2019.10.14 16:36 GMT+8

'Post-90s' orienteering girl ready for Military World Games debut

Updated 2019.10.17 16:55 GMT+8

Li Meizhen /CGTN Photo

On her first orienteering training, Chinese athlete Li Meizhen sank into frustration as the former middle-distance running champion swallowed a bitter pill – she came in last due to her unfamiliarity with using a map.

The "post-90s" girl, born in Longyan, southeast China's Fujian Province, won women's 800m and 1,500m races at the 2017 national youth athletics championships.

Late last year, Li was determined to devote herself in orienteering. It is a sporting event where competitors – individual or team – try to go from point to point in the shortest time using a map and compass.

Tao Dezhou (left) assigns training tasks to athletes. /Xinhua Photo

"Simply speaking, athletes should run based on the route marked by the map. They need to run fast and find the task site for checking quickly and accurately. Therefore, knowing how to read a map matters a lot," explained Tao Dezhou, the orienteering coach of August 1st Athletics Team of the Chinese People's Liberation Army.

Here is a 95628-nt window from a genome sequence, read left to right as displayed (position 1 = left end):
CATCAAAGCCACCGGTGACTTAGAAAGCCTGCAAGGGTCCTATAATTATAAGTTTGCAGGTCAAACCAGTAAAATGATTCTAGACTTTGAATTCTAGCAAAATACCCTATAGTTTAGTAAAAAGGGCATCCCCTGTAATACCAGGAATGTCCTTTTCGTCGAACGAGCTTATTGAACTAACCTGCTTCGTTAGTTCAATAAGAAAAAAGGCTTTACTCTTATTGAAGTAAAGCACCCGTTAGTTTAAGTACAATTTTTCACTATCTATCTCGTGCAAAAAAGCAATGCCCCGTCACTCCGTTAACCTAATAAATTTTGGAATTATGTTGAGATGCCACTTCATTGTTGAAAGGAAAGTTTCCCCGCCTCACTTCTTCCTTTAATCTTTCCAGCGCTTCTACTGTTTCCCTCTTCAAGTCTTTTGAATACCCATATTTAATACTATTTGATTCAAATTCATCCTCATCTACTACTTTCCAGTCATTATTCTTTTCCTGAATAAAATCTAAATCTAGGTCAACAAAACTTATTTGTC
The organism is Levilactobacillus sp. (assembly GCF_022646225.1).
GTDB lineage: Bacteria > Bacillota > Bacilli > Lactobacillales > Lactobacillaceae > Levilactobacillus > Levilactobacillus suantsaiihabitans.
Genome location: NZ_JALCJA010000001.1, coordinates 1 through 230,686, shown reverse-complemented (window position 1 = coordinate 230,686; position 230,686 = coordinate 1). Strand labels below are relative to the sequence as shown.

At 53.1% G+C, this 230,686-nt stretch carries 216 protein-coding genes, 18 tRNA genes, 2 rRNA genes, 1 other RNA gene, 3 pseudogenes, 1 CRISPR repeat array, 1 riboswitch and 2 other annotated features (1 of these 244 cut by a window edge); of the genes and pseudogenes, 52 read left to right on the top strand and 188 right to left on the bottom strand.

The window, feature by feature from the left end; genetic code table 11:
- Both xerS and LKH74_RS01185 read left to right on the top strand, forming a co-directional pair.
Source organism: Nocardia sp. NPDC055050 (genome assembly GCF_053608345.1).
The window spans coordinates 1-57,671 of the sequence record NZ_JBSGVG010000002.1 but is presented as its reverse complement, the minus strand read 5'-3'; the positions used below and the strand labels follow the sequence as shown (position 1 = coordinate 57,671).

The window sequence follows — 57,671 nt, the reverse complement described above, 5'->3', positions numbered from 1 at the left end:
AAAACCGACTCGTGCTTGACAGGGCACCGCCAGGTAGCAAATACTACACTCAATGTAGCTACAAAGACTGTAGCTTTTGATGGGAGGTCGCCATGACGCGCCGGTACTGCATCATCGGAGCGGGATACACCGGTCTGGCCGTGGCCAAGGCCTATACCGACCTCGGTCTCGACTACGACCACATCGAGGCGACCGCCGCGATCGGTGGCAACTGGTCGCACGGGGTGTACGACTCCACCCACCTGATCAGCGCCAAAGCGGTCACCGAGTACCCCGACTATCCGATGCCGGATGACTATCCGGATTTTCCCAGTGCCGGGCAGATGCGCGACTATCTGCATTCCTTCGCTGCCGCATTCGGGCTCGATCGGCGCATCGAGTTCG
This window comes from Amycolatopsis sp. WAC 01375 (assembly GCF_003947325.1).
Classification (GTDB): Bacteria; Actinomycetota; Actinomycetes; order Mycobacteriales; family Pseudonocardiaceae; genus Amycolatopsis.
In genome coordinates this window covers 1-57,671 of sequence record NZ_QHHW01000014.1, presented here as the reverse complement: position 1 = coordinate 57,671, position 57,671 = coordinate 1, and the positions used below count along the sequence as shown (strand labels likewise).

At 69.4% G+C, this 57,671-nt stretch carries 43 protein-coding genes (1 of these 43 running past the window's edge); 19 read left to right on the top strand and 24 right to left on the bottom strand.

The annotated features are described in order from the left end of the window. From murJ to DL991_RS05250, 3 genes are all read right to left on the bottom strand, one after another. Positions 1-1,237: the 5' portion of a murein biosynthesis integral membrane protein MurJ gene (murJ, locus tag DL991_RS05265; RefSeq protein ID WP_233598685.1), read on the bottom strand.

According to International Military Sports Council (CISM) regulations, the sport requires endurance, strength and sturdiness to run in the forest, excellent map navigation skills, and decisiveness.

"Before getting to know the sport, I thought it was quite simple – just running. Later, I found it was not easy," said Li. The biggest difficulty for her was understanding how to use a map. "I try to chase them every day. My teammates run once and I run twice." But the unyielding girl eventually caught up with others.

Li Meizhen gets training with her teammates for the upcoming CISM Military World Games in Wuhan, central China. /Xinhua Photo

Li injured herself several times throughout the nine months of training. Unlike running on a track, competitors running at high speeds in a jungle must contend with the complex terrain, while simultaneously navigating the best route. 

"Orienteering is a must for soldiers. It's a dangerous sport – a game for brave people, which tests the willpower," said Tao.

"One's life may not be a victory, and I just don't want to lose. Orienteering resembles life which is always with fatigue and hope, difficulty and surprise," said Li, who is ready to make her orienteering debut in the upcoming 7th Military World Games in Wuhan, central China.

(With input from Xinhua)

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